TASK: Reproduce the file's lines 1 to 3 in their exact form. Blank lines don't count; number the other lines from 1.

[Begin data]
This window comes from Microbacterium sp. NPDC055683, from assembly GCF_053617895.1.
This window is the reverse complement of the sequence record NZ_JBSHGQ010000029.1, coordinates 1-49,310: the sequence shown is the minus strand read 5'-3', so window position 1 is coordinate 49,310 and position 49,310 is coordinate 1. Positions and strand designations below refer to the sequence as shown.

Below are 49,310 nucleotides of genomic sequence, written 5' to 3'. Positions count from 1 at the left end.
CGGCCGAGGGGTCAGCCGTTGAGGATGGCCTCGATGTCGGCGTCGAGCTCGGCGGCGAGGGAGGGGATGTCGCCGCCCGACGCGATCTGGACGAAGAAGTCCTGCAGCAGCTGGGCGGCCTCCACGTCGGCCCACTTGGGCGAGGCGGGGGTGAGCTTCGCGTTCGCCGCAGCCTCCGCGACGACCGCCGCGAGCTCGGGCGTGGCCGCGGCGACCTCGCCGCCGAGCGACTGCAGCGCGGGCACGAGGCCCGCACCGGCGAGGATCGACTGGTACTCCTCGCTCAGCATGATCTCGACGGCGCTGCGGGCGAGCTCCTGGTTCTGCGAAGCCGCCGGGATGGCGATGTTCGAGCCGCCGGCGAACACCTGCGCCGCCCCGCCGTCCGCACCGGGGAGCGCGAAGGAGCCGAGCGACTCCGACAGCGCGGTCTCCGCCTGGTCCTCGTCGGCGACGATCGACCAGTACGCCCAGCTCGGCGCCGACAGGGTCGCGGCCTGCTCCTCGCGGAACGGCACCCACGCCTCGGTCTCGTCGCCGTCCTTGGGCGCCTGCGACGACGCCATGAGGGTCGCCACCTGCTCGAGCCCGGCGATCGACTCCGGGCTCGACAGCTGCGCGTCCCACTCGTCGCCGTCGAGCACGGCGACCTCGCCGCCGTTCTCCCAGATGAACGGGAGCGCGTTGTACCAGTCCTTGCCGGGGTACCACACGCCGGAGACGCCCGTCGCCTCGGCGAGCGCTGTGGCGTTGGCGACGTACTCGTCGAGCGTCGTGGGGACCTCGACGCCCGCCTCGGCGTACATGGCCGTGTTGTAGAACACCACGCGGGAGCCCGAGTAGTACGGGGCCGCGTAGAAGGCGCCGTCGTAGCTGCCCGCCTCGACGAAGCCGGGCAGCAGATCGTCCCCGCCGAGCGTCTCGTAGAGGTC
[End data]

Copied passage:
This window comes from Microbacterium sp. NPDC055683, from assembly GCF_053617895.1.
This window is the reverse complement of the sequence record NZ_JBSHGQ010000029.1, coordinates 1-49,310: the sequence shown is the minus strand read 5'-3', so window position 1 is coordinate 49,310 and position 49,310 is coordinate 1. Positions and strand designations below refer to the sequence as shown.

Below are 49,310 nucleotides of genomic sequence, written 5' to 3'. Positions count from 1 at the left end.